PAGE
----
Justyna Mielnikiewicz photographed and interviewed women of varying ages in rural villages, small towns, and the capital city of Tbilisi in order to explore the range of women’s roles and experiences in Georgia. She began her project in closed, rural communities, where social rules are often more severe due to the persistence of traditional customs, peer and social pressure, tighter community control, and the regulation of women’s conduct based on conservative religious values.
She then documented women living in Tbilisi, where women also grapple with gender-based roles, but where they also have greater access to opportunities and can operate more independently. Covering a range of topics—such as employment, education, religion, motherhood, marriage, divorce, and violence against women in the form of domestic violence, honor killings, and bride abductions—Mielnikiewicz shows that while some roles and customs have changed, others remain the same.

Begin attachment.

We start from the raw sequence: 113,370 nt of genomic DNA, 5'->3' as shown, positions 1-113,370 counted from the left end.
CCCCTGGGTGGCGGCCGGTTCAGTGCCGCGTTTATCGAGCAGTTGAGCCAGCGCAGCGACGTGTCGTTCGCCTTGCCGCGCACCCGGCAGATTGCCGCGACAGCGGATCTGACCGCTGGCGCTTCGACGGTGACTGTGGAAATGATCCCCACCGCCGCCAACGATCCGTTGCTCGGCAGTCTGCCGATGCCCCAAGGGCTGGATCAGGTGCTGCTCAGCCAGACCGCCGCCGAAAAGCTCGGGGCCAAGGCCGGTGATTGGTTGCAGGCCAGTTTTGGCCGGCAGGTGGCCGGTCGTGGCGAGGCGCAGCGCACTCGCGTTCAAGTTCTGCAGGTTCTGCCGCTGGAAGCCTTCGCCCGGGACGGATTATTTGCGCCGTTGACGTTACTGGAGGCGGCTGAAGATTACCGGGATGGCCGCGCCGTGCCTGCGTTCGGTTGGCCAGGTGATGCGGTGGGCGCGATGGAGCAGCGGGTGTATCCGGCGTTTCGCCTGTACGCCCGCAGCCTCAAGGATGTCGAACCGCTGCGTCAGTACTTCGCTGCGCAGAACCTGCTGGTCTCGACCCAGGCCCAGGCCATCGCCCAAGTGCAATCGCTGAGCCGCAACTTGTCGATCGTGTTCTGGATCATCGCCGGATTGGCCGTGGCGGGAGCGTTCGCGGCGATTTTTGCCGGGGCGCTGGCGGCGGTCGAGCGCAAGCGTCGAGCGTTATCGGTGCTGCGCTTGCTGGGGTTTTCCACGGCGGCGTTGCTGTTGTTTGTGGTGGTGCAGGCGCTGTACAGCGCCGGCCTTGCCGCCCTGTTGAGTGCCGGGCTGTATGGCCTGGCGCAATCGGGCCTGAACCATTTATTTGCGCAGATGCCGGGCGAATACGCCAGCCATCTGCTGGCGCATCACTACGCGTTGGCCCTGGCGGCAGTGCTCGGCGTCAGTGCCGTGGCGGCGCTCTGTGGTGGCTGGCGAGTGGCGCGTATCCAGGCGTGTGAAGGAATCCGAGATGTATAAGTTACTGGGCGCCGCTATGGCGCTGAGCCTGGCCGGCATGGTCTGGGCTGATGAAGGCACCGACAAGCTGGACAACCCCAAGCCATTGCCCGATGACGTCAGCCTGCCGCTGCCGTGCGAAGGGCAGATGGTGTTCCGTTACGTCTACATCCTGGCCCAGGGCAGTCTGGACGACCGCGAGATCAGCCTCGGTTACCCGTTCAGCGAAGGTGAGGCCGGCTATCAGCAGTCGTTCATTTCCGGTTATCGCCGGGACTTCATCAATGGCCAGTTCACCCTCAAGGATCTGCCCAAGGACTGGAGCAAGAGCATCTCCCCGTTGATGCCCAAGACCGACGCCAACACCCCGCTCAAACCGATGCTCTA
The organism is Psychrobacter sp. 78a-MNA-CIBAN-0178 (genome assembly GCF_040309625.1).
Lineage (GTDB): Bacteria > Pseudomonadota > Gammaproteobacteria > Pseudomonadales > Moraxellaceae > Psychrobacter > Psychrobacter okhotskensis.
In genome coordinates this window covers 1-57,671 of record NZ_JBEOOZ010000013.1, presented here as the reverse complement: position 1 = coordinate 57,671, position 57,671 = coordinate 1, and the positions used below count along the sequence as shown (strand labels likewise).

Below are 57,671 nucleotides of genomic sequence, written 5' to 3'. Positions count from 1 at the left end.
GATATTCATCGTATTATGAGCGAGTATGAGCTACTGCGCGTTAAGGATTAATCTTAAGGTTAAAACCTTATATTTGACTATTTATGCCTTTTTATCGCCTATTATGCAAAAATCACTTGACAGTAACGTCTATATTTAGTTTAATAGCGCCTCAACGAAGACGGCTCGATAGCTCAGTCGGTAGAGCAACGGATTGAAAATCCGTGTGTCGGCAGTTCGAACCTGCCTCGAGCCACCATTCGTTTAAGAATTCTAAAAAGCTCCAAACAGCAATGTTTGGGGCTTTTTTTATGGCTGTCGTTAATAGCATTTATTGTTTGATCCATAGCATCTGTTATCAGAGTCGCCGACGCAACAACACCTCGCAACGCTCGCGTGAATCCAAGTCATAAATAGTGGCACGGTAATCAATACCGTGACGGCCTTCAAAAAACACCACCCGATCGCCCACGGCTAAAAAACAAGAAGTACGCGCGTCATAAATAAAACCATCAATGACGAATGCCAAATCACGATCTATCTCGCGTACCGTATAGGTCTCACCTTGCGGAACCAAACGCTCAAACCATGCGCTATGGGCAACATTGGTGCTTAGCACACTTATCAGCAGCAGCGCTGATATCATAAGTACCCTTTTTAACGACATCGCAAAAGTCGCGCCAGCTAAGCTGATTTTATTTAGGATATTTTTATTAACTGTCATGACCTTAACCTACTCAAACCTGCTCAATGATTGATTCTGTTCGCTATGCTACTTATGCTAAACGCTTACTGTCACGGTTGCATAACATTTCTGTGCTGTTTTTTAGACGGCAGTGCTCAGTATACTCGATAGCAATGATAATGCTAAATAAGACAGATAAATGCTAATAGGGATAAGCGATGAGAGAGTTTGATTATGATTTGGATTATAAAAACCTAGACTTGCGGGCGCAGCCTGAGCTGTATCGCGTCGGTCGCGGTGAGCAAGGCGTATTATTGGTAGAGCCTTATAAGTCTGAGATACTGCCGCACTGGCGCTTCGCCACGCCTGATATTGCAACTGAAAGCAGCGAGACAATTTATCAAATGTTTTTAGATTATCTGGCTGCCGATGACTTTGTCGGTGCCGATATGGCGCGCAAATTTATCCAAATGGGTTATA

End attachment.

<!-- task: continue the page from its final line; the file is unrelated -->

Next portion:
Justyna Mielnikiewicz is an award-winning freelance photojournalist based in the Republic of Georgia and originally from Poland. She mainly covers the countries of the former Soviet Union for clients such as The New York Times, Newsweek Poland, and Eurasianet.org. Mielnikiewicz started working as a photojournalist in 1999 as a reporter for the Polish daily Gazeta Wyborcza. In 2002, she began working as a freelance photographer and moved to Georgia, where started her long-term project about the South Caucasus. Mielnikiewicz’s photographs are in the collection of the Kiyosato Museum of Photographic Arts in Japan.